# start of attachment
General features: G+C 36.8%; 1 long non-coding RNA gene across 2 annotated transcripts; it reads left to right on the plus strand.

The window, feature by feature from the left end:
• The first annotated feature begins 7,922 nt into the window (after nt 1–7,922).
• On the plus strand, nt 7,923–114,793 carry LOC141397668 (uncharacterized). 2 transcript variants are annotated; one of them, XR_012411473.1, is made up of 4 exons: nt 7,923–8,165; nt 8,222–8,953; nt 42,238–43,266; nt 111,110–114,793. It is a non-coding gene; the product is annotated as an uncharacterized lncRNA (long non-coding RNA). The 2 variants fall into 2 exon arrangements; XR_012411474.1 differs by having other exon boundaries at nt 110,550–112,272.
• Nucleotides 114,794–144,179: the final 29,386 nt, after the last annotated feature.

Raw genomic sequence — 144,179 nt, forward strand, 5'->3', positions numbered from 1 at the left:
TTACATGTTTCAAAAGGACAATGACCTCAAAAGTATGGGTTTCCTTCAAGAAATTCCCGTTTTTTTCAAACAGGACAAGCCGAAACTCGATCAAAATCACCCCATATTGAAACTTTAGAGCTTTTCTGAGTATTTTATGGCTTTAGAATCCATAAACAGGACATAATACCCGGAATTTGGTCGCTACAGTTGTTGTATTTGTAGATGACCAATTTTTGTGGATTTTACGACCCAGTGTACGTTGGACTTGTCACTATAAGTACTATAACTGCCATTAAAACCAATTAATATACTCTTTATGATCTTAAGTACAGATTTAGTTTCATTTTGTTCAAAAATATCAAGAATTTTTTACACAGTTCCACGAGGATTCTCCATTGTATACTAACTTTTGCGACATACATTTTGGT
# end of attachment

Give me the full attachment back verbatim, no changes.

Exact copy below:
General features: G+C 36.8%; 1 long non-coding RNA gene across 2 annotated transcripts; it reads left to right on the plus strand.

The window, feature by feature from the left end:
• The first annotated feature begins 7,922 nt into the window (after nt 1–7,922).
• On the plus strand, nt 7,923–114,793 carry LOC141397668 (uncharacterized). 2 transcript variants are annotated; one of them, XR_012411473.1, is made up of 4 exons: nt 7,923–8,165; nt 8,222–8,953; nt 42,238–43,266; nt 111,110–114,793. It is a non-coding gene; the product is annotated as an uncharacterized lncRNA (long non-coding RNA). The 2 variants fall into 2 exon arrangements; XR_012411474.1 differs by having other exon boundaries at nt 110,550–112,272.
• Nucleotides 114,794–144,179: the final 29,386 nt, after the last annotated feature.

Raw genomic sequence — 144,179 nt, forward strand, 5'->3', positions numbered from 1 at the left:
TTACATGTTTCAAAAGGACAATGACCTCAAAAGTATGGGTTTCCTTCAAGAAATTCCCGTTTTTTTCAAACAGGACAAGCCGAAACTCGATCAAAATCACCCCATATTGAAACTTTAGAGCTTTTCTGAGTATTTTATGGCTTTAGAATCCATAAACAGGACATAATACCCGGAATTTGGTCGCTACAGTTGTTGTATTTGTAGATGACCAATTTTTGTGGATTTTACGACCCAGTGTACGTTGGACTTGTCACTATAAGTACTATAACTGCCATTAAAACCAATTAATATACTCTTTATGATCTTAAGTACAGATTTAGTTTCATTTTGTTCAAAAATATCAAGAATTTTTTACACAGTTCCACGAGGATTCTCCATTGTATACTAACTTTTGCGACATACATTTTGGT